Browse ATS 2021 Abstracts

HomeProgram ▶ Browse ATS 2021 Abstracts

ATS 2021 will feature presentations of original research from accepted abstracts. Mini Symposia and Thematic Poster Sessions are abstract based sessions.

Please use the form below to browse scientific abstracts and case reports accepted for ATS 2021. Abstracts presented at the ATS 2021 will be published in the Online Abstract Issue of the American Journal of Respiratory and Critical Care Medicine, Volume 203, May 3, 2021.

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Developing and Implementing a Weighted Lottery to Equitably Allocate Scarce COVID-19 Medications

Session Title
A1013 - Developing and Implementing a Weighted Lottery to Equitably Allocate Scarce COVID-19 Medications
Author Block: D. B. White1, E. McCreary2, P. Pathak3, T. Sonmez4, U. Unver4, M. Schmidhofer2, R. Bariola2, N. N. Jonaissant2, D. M. Yealy2, R. Sackrowitz1, L. Li5, J. Daley6, G. Persad7, R. Truog8; 1Dept of Crit Care Medicine, University of Pittsburgh School of Medicine, Pittsburgh, PA, United States, 2University of Pittsburgh School of Medicine, Pittsburgh, PA, United States, 3Massachusetts Institute of Technology, Boston, MA, United States, 4Boston College, Chestnut Hill, MA, United States, 5University of Pittsburgh School of Pharmacy, Pittsburgh, PA, United States, 6UPMC Health System, Pittsburgh, PA, United States, 7University of Denver Sturm College of Law, Denver, CO, United States, 8Harvard Medical School, Boston, MA, United States.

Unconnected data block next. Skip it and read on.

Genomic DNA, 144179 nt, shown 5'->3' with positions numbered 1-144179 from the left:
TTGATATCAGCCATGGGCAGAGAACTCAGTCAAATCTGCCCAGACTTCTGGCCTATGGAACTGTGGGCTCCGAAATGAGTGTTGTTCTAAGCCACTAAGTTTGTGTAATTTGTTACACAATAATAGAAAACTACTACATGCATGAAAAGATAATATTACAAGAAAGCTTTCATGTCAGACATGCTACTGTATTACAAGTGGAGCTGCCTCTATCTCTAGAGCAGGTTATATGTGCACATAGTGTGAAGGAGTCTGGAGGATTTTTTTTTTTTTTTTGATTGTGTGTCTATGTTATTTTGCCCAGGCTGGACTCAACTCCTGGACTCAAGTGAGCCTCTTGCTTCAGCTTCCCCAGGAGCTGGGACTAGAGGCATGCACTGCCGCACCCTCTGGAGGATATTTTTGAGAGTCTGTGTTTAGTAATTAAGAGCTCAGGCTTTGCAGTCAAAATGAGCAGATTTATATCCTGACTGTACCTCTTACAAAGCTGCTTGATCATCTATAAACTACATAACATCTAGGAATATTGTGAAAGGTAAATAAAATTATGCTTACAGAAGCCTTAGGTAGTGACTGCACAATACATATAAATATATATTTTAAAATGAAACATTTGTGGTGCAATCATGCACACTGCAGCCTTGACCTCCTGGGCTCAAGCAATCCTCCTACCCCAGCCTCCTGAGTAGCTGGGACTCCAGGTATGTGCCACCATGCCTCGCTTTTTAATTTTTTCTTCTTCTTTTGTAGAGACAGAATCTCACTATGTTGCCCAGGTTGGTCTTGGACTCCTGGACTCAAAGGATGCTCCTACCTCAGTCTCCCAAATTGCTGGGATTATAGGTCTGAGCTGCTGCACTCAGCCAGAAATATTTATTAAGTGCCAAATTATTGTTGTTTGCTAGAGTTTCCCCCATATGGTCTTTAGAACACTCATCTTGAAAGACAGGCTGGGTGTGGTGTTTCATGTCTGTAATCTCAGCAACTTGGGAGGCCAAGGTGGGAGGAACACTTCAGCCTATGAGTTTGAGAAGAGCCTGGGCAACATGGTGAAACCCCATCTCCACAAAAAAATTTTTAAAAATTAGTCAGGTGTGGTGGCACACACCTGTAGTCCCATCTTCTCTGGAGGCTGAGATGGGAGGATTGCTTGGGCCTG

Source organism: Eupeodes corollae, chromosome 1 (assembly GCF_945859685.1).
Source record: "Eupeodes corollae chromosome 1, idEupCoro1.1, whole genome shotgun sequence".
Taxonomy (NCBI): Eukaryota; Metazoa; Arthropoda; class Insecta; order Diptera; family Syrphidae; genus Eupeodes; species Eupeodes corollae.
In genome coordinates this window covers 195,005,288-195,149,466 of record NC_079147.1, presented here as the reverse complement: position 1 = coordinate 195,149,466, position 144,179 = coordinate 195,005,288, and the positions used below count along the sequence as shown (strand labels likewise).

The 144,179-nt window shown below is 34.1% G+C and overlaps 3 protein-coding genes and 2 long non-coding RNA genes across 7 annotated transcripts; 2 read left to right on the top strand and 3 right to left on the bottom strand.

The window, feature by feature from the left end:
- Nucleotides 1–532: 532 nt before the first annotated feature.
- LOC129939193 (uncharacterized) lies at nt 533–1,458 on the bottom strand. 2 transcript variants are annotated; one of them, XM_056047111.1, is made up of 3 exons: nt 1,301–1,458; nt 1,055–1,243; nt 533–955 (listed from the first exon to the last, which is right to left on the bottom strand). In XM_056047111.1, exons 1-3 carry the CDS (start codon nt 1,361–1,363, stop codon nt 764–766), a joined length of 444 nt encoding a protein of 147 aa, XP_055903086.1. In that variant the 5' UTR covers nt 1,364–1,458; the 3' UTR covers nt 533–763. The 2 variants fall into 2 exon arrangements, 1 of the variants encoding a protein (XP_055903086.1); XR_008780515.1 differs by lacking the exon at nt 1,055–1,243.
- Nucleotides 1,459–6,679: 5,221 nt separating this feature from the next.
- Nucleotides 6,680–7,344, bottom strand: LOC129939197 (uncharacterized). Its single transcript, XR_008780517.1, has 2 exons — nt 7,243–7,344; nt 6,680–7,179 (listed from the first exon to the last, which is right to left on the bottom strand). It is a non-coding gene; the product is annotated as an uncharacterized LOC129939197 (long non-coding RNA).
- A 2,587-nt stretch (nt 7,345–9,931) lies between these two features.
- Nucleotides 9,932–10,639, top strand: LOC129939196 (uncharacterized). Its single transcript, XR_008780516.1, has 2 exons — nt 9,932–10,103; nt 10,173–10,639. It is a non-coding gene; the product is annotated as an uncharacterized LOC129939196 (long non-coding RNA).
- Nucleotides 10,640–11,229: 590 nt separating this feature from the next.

RATIONALE: The burdens of the COVID-19 pandemic have fallen disproportionately on disadvantaged groups, including the poor and Black, Latinx, and Indigenous communities. We sought to develop and implement a weighted lottery to more equitably allocate scarce COVID-19 medications in a large U.S. health system. METHODS: We convened a multi-institution consortium of experts in bioethics, economics, health disparities, medicine, pharmacy, and health law to develop the weighted lottery. The UPMC Patient and Family Advisory Council and the Commonwealth of Pennsylvania’s Ethical Allocation Committee reviewed and endorsed the framework. We implemented the weighted lottery during periods when there was inadequate remdesivir to treat all patients in need. We used administrative data to ascertain the number and characteristics of patients who, on days of drug shortage: 1) were eligible for remdesivir; 2) were offered remdesivir; and 3) accepted remdesivir. RESULTS: We implemented the weighted lottery across 23 hospitals in the UPMC health system during periods of drug shortage in May-July 2020. We proactively identified eligible patients using an EHR- and telephone-based screening system. To determine the general population chances in the lottery, each week we divided the number of available treatment courses by the predicted number of patients who would be eligible that week, based on the number of eligible patients in the prior week. The table contains the weighting factors in the remdesivir lottery. An allocation team met daily to apply the weighting system that determined each eligible patient’s chance, then used a random number generator to run the lottery. Overall, 93 patients met the clinical eligibility criteria outlined in the FDA’s emergency use authorization; 44% were from disadvantaged neighborhoods, 20% were essential workers, and 9% had an underlying end-stage medical condition. During the periods of drug shortage, the general population chances to receive treatment ranged from 28%-88%. 59% of eligible patients (55 of 93) were allocated remdesivir, 13% of whom (7 of 55) refused the treatment. Overall 61% of drug was allocated to patients who were from disadvantaged neighborhoods and/or were essential workers, who made up 56% of the population. >CONCLUSIONS: We developed and implemented a weighted lottery to promote equity in the allocation of scarce COVID-19 therapeutics. The lottery resulted in heightened access to treatment among groups that have been disproportionately impacted by the pandemic, though larger weightings may be needed to substantially mitigate disparities.